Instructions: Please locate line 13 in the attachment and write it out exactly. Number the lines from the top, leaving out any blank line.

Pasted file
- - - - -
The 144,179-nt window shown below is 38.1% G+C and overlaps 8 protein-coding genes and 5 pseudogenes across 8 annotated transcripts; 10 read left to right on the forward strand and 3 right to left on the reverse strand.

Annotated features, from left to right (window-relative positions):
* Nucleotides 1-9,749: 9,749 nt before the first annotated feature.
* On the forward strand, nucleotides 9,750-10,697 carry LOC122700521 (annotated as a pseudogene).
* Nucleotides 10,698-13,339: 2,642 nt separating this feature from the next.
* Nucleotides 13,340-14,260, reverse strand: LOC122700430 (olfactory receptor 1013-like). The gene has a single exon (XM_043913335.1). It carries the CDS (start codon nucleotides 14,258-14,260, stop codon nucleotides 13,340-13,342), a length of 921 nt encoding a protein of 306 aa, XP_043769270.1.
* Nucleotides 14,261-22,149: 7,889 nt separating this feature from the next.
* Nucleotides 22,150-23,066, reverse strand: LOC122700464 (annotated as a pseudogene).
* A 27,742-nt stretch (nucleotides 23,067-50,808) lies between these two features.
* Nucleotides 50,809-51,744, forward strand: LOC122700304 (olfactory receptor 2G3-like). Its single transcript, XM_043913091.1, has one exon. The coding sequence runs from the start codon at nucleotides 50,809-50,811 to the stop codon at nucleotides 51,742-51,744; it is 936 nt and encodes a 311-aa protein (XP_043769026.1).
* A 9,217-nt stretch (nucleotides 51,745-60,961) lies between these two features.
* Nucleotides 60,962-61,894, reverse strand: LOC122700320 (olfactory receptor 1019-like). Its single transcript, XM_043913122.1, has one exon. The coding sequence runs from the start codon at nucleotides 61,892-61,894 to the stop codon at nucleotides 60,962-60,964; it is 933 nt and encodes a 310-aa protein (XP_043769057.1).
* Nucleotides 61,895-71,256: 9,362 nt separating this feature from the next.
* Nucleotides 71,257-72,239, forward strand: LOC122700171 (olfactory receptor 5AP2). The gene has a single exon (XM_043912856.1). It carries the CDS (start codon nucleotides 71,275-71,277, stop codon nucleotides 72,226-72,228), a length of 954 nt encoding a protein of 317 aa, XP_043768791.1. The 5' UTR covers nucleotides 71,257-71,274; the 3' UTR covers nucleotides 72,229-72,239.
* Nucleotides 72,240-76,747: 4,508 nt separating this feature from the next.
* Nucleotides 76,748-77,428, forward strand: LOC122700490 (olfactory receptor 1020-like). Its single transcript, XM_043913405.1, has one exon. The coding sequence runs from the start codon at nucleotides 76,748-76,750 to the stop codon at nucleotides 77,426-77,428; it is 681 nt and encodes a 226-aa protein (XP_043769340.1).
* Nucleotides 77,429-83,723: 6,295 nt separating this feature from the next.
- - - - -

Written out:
* Nucleotides 61,895-71,256: 9,362 nt separating this feature from the next.